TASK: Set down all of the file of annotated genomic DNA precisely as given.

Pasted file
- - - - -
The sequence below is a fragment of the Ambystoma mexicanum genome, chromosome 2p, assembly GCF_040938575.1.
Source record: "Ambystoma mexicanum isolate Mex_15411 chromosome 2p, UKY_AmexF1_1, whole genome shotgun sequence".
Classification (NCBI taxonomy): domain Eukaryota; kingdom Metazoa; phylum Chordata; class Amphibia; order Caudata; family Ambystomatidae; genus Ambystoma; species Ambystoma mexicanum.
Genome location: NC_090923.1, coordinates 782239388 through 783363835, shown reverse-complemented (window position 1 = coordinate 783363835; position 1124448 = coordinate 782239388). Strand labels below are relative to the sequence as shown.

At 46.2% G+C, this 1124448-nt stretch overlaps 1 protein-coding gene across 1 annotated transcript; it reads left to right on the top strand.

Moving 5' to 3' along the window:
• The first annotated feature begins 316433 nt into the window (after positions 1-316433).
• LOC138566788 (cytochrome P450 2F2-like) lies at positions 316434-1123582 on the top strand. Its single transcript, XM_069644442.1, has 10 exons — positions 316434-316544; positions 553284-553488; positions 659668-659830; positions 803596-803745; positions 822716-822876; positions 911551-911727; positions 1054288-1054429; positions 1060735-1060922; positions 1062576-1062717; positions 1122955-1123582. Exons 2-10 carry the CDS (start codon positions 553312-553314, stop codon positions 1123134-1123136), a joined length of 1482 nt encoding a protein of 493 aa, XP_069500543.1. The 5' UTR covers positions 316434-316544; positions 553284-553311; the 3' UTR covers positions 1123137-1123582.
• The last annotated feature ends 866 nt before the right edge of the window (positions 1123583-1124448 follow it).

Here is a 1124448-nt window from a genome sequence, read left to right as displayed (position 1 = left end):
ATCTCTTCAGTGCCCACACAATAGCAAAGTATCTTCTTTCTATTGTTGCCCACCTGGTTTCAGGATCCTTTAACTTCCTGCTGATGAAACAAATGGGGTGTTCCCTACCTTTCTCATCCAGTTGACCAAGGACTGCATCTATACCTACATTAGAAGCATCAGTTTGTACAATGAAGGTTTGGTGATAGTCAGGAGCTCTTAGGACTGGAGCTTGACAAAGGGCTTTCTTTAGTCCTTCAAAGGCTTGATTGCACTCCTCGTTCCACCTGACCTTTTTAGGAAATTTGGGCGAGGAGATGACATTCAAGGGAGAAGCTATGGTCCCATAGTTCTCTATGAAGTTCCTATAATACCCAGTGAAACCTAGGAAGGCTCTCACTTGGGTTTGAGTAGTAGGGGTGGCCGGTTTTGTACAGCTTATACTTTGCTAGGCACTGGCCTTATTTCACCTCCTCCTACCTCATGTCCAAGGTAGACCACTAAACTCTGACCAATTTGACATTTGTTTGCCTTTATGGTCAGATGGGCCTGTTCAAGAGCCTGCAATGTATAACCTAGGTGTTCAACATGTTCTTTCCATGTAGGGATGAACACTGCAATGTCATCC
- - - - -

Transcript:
The sequence below is a fragment of the Ambystoma mexicanum genome, chromosome 2p, assembly GCF_040938575.1.
Source record: "Ambystoma mexicanum isolate Mex_15411 chromosome 2p, UKY_AmexF1_1, whole genome shotgun sequence".
Classification (NCBI taxonomy): domain Eukaryota; kingdom Metazoa; phylum Chordata; class Amphibia; order Caudata; family Ambystomatidae; genus Ambystoma; species Ambystoma mexicanum.
Genome location: NC_090923.1, coordinates 782239388 through 783363835, shown reverse-complemented (window position 1 = coordinate 783363835; position 1124448 = coordinate 782239388). Strand labels below are relative to the sequence as shown.

At 46.2% G+C, this 1124448-nt stretch overlaps 1 protein-coding gene across 1 annotated transcript; it reads left to right on the top strand.

Moving 5' to 3' along the window:
• The first annotated feature begins 316433 nt into the window (after positions 1-316433).
• LOC138566788 (cytochrome P450 2F2-like) lies at positions 316434-1123582 on the top strand. Its single transcript, XM_069644442.1, has 10 exons — positions 316434-316544; positions 553284-553488; positions 659668-659830; positions 803596-803745; positions 822716-822876; positions 911551-911727; positions 1054288-1054429; positions 1060735-1060922; positions 1062576-1062717; positions 1122955-1123582. Exons 2-10 carry the CDS (start codon positions 553312-553314, stop codon positions 1123134-1123136), a joined length of 1482 nt encoding a protein of 493 aa, XP_069500543.1. The 5' UTR covers positions 316434-316544; positions 553284-553311; the 3' UTR covers positions 1123137-1123582.
• The last annotated feature ends 866 nt before the right edge of the window (positions 1123583-1124448 follow it).

Here is a 1124448-nt window from a genome sequence, read left to right as displayed (position 1 = left end):
ATCTCTTCAGTGCCCACACAATAGCAAAGTATCTTCTTTCTATTGTTGCCCACCTGGTTTCAGGATCCTTTAACTTCCTGCTGATGAAACAAATGGGGTGTTCCCTACCTTTCTCATCCAGTTGACCAAGGACTGCATCTATACCTACATTAGAAGCATCAGTTTGTACAATGAAGGTTTGGTGATAGTCAGGAGCTCTTAGGACTGGAGCTTGACAAAGGGCTTTCTTTAGTCCTTCAAAGGCTTGATTGCACTCCTCGTTCCACCTGACCTTTTTAGGAAATTTGGGCGAGGAGATGACATTCAAGGGAGAAGCTATGGTCCCATAGTTCTCTATGAAGTTCCTATAATACCCAGTGAAACCTAGGAAGGCTCTCACTTGGGTTTGAGTAGTAGGGGTGGCCGGTTTTGTACAGCTTATACTTTGCTAGGCACTGGCCTTATTTCACCTCCTCCTACCTCATGTCCAAGGTAGACCACTAAACTCTGACCAATTTGACATTTGTTTGCCTTTATGGTCAGATGGGCCTGTTCAAGAGCCTGCAATGTATAACCTAGGTGTTCAACATGTTCTTTCCATGTAGGGATGAACACTGCAATGTCATCC